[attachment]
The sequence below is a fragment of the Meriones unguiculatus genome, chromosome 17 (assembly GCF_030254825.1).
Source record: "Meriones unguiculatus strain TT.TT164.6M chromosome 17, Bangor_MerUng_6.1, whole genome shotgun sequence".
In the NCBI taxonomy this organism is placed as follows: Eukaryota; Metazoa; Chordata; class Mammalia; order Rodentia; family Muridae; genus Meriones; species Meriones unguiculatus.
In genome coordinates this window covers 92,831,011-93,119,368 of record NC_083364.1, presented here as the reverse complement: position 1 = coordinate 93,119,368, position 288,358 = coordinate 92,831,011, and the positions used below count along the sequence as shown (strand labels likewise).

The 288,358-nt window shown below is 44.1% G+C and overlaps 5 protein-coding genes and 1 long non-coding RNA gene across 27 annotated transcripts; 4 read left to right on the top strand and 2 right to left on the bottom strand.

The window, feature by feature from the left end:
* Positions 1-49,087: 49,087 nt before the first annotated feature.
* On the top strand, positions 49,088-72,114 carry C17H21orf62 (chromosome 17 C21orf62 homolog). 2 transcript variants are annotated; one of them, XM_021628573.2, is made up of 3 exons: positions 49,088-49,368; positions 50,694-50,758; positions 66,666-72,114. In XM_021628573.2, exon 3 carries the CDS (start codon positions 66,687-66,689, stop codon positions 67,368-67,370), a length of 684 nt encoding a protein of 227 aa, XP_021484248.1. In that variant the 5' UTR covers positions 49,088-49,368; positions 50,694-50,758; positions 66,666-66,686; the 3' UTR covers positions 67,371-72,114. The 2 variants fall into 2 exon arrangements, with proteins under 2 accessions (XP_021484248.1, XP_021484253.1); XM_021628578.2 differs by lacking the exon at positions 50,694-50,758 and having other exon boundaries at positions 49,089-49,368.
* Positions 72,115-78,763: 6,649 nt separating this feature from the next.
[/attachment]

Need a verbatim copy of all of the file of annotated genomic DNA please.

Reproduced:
The sequence below is a fragment of the Meriones unguiculatus genome, chromosome 17 (assembly GCF_030254825.1).
Source record: "Meriones unguiculatus strain TT.TT164.6M chromosome 17, Bangor_MerUng_6.1, whole genome shotgun sequence".
In the NCBI taxonomy this organism is placed as follows: Eukaryota; Metazoa; Chordata; class Mammalia; order Rodentia; family Muridae; genus Meriones; species Meriones unguiculatus.
In genome coordinates this window covers 92,831,011-93,119,368 of record NC_083364.1, presented here as the reverse complement: position 1 = coordinate 93,119,368, position 288,358 = coordinate 92,831,011, and the positions used below count along the sequence as shown (strand labels likewise).

The 288,358-nt window shown below is 44.1% G+C and overlaps 5 protein-coding genes and 1 long non-coding RNA gene across 27 annotated transcripts; 4 read left to right on the top strand and 2 right to left on the bottom strand.

The window, feature by feature from the left end:
* Positions 1-49,087: 49,087 nt before the first annotated feature.
* On the top strand, positions 49,088-72,114 carry C17H21orf62 (chromosome 17 C21orf62 homolog). 2 transcript variants are annotated; one of them, XM_021628573.2, is made up of 3 exons: positions 49,088-49,368; positions 50,694-50,758; positions 66,666-72,114. In XM_021628573.2, exon 3 carries the CDS (start codon positions 66,687-66,689, stop codon positions 67,368-67,370), a length of 684 nt encoding a protein of 227 aa, XP_021484248.1. In that variant the 5' UTR covers positions 49,088-49,368; positions 50,694-50,758; positions 66,666-66,686; the 3' UTR covers positions 67,371-72,114. The 2 variants fall into 2 exon arrangements, with proteins under 2 accessions (XP_021484248.1, XP_021484253.1); XM_021628578.2 differs by lacking the exon at positions 50,694-50,758 and having other exon boundaries at positions 49,089-49,368.
* Positions 72,115-78,763: 6,649 nt separating this feature from the next.